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With the demand for the 2012 AFF Suzuki Cup Final tickets reaching record high and tickets having sold out, scalpers have taken advantage of the situation

Tickets for the 2012 AFF Suzuki Cup final between Singapore and Thailand went on sale on Sunday night local time and sold out within hours, as enthusiastic fans started queuing as early as Saturday.

With Singapore's Jalan Besar Stadium seating only 8,000 fans, the demand for tickets remains high and that has allowed scalpers to seize the opportunity for a quick profit.

A quick look on online auctions sites like eBay and Facebook fan sites shows tickets being touted for as much as S$160 for two grandstand seats - more than three and a half times the original pricing - and S$100 for two gallery seats at a mark-up of almost four times.

Approximately 7,500 tickets were allocated for home fans, who were allowed to purchase up to four tickets. 

The queue at the start of sale extended beyond the stadium premise. Gallery seats were sold out after just an hour and by the third hour the Football Association of Singapore [FAS] announced the close of sales as tickets for King George's Stand and Grandstand were snapped up as well.

During last year's World Cup Qualifier match against Malaysia, tickets were touted online for as much as S$400, with fans clamouring to catch the heated rivals in action.

The resale of tickets for events is not illegal by Singapore's laws but is dependent on the terms and conditions of purchase. It is believed that the tickets for the AFF Suzuki Cup Final have conditions stating the prohibition of resale, hence making the online touting illegal.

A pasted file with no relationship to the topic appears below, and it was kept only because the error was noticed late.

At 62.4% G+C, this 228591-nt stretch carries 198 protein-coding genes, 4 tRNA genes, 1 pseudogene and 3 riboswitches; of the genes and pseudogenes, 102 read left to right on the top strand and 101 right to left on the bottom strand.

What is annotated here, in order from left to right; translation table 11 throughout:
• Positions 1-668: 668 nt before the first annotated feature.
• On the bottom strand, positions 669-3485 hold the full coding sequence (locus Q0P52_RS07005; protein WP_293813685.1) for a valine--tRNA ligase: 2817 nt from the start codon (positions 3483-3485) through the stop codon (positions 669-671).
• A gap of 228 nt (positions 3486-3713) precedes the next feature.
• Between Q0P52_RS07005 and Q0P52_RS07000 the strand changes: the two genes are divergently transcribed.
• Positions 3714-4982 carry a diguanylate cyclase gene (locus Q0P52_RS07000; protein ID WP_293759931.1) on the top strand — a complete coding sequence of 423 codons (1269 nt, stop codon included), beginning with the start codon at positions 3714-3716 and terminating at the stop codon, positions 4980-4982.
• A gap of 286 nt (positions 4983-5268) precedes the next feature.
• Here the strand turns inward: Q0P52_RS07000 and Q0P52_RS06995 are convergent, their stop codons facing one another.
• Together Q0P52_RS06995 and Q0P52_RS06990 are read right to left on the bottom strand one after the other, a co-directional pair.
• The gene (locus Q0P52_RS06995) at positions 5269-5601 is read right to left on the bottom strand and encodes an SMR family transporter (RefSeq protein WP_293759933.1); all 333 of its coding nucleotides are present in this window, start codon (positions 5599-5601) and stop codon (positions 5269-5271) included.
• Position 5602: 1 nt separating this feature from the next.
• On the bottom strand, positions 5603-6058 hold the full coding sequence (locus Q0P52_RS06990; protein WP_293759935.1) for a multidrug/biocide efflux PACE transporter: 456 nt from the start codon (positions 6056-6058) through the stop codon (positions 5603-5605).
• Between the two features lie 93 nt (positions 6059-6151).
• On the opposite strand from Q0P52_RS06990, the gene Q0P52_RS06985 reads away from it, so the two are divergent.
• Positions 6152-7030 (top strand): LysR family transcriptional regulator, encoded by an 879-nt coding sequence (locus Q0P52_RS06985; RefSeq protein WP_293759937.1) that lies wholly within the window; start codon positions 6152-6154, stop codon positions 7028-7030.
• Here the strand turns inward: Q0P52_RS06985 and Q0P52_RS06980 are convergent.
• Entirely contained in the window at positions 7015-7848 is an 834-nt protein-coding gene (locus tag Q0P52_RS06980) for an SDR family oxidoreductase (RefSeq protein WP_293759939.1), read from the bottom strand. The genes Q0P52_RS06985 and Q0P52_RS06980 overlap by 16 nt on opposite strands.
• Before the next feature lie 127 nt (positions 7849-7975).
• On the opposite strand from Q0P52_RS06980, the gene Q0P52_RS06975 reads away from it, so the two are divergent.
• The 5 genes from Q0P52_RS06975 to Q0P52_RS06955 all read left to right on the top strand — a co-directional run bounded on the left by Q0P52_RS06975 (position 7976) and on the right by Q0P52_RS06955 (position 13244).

As touts began advertising on the official Facebook page of FAS, it prompted an official statement from the local football governing body on Tuesday evening.

The statement read: "FAS wishes to reiterate that ticket touting or the resale of tickets for profit on Internet sites is illegal In addition, we would like to highlight that any user that posts comments on the official FAS Facebook page touting sales of match tickets or seeking match tickets for higher prices will be banned and their comments deleted."

When approached by Singapore, a local football fan - choosing to remain anonymous - stated that despite the high prices being touted, he may still choose to purchase a set of tickets for his family.

"This is a cup final after all, and it's the school holidays as well, so it's something I'd like to bring my family to watch," said the Singapore fan.

"The price is high, but what choice do I have?"

The first leg of the final takes place on Wednesday, while the return leg is scheduled to be played on Saturday in Bangkok, Thailand.

Both Singapore and Thailand are in contention for a record fourth title.